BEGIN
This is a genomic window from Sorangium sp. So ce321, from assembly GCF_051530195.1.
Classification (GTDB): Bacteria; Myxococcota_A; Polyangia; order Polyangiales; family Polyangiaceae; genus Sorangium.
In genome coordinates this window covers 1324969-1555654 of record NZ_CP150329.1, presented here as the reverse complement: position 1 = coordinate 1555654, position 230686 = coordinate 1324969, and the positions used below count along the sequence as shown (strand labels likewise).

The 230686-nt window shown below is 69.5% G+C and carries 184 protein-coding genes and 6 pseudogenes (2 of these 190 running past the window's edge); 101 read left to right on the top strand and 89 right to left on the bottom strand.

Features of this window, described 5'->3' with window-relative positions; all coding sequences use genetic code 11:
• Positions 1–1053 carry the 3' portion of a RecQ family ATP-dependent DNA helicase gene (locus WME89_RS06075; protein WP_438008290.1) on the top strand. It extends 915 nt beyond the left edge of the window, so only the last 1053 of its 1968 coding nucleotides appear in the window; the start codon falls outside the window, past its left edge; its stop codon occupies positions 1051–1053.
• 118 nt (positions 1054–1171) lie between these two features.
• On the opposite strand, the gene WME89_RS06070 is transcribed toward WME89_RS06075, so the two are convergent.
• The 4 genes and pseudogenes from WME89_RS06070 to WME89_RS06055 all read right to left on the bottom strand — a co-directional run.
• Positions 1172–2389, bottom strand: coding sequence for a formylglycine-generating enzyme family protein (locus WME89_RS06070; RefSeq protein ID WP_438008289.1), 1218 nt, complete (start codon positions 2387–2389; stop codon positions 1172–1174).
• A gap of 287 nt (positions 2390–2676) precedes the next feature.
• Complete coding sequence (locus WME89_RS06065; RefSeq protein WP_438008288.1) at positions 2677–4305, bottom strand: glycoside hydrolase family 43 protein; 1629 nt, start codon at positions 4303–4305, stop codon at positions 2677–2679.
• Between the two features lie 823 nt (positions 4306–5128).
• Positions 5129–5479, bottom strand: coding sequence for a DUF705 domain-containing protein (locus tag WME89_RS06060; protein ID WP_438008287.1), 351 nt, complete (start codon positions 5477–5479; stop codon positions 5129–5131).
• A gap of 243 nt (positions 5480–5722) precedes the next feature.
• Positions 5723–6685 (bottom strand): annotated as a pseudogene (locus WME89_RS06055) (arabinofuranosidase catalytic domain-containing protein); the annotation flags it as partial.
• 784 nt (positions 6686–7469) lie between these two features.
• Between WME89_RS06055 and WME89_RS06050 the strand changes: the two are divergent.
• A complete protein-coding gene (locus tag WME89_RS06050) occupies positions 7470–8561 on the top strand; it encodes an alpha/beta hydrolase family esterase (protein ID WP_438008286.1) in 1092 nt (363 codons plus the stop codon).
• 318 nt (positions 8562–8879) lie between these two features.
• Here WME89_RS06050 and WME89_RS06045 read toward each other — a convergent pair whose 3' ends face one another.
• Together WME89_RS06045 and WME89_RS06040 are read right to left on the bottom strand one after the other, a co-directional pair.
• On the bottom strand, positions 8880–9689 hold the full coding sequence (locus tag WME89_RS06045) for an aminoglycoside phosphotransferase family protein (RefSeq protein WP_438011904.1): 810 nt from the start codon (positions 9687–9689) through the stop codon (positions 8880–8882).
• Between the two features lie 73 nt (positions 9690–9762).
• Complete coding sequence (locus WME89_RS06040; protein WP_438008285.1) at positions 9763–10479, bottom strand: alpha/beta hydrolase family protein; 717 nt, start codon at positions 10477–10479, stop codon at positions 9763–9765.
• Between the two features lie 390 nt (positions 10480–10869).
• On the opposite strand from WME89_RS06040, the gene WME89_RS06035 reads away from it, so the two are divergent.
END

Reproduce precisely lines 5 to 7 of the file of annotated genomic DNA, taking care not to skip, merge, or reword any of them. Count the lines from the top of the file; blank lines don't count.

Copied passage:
Features of this window, described 5'->3' with window-relative positions; all coding sequences use genetic code 11:
• Positions 1–1053 carry the 3' portion of a RecQ family ATP-dependent DNA helicase gene (locus WME89_RS06075; protein WP_438008290.1) on the top strand. It extends 915 nt beyond the left edge of the window, so only the last 1053 of its 1968 coding nucleotides appear in the window; the start codon falls outside the window, past its left edge; its stop codon occupies positions 1051–1053.
• 118 nt (positions 1054–1171) lie between these two features.